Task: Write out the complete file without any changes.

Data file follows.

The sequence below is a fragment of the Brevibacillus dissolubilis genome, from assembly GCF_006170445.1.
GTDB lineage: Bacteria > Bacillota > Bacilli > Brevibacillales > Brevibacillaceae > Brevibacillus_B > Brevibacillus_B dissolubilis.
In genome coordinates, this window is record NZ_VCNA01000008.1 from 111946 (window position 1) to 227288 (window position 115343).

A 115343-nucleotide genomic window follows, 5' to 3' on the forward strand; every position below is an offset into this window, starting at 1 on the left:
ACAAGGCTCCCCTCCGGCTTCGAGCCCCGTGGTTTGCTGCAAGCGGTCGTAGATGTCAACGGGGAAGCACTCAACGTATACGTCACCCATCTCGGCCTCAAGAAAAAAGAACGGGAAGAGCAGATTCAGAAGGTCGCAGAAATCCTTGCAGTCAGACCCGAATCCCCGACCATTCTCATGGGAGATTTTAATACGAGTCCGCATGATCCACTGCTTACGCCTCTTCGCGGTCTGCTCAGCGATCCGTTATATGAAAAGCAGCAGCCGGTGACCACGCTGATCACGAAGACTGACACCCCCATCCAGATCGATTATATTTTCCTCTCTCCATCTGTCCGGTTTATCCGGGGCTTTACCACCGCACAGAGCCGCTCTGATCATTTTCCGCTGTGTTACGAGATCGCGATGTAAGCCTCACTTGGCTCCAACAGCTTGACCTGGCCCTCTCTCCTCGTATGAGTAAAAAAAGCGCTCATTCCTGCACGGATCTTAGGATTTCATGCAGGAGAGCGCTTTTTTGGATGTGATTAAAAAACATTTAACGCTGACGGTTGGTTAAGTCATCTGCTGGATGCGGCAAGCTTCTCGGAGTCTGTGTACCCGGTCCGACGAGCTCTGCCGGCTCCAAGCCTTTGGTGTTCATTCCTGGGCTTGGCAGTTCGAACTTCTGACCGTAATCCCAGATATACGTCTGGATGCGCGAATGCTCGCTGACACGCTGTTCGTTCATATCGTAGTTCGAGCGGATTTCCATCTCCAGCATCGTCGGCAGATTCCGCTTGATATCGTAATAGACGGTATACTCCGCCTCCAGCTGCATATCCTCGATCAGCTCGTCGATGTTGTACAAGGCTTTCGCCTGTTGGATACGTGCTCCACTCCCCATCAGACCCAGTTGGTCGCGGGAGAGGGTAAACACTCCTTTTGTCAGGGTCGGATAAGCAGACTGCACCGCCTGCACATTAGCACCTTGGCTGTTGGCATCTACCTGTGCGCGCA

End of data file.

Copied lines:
The sequence below is a fragment of the Brevibacillus dissolubilis genome, from assembly GCF_006170445.1.
GTDB lineage: Bacteria > Bacillota > Bacilli > Brevibacillales > Brevibacillaceae > Brevibacillus_B > Brevibacillus_B dissolubilis.
In genome coordinates, this window is record NZ_VCNA01000008.1 from 111946 (window position 1) to 227288 (window position 115343).

A 115343-nucleotide genomic window follows, 5' to 3' on the forward strand; every position below is an offset into this window, starting at 1 on the left:
ACAAGGCTCCCCTCCGGCTTCGAGCCCCGTGGTTTGCTGCAAGCGGTCGTAGATGTCAACGGGGAAGCACTCAACGTATACGTCACCCATCTCGGCCTCAAGAAAAAAGAACGGGAAGAGCAGATTCAGAAGGTCGCAGAAATCCTTGCAGTCAGACCCGAATCCCCGACCATTCTCATGGGAGATTTTAATACGAGTCCGCATGATCCACTGCTTACGCCTCTTCGCGGTCTGCTCAGCGATCCGTTATATGAAAAGCAGCAGCCGGTGACCACGCTGATCACGAAGACTGACACCCCCATCCAGATCGATTATATTTTCCTCTCTCCATCTGTCCGGTTTATCCGGGGCTTTACCACCGCACAGAGCCGCTCTGATCATTTTCCGCTGTGTTACGAGATCGCGATGTAAGCCTCACTTGGCTCCAACAGCTTGACCTGGCCCTCTCTCCTCGTATGAGTAAAAAAAGCGCTCATTCCTGCACGGATCTTAGGATTTCATGCAGGAGAGCGCTTTTTTGGATGTGATTAAAAAACATTTAACGCTGACGGTTGGTTAAGTCATCTGCTGGATGCGGCAAGCTTCTCGGAGTCTGTGTACCCGGTCCGACGAGCTCTGCCGGCTCCAAGCCTTTGGTGTTCATTCCTGGGCTTGGCAGTTCGAACTTCTGACCGTAATCCCAGATATACGTCTGGATGCGCGAATGCTCGCTGACACGCTGTTCGTTCATATCGTAGTTCGAGCGGATTTCCATCTCCAGCATCGTCGGCAGATTCCGCTTGATATCGTAATAGACGGTATACTCCGCCTCCAGCTGCATATCCTCGATCAGCTCGTCGATGTTGTACAAGGCTTTCGCCTGTTGGATACGTGCTCCACTCCCCATCAGACCCAGTTGGTCGCGGGAGAGGGTAAACACTCCTTTTGTCAGGGTCGGATAAGCAGACTGCACCGCCTGCACATTAGCACCTTGGCTGTTGGCATCTACCTGTGCGCGCA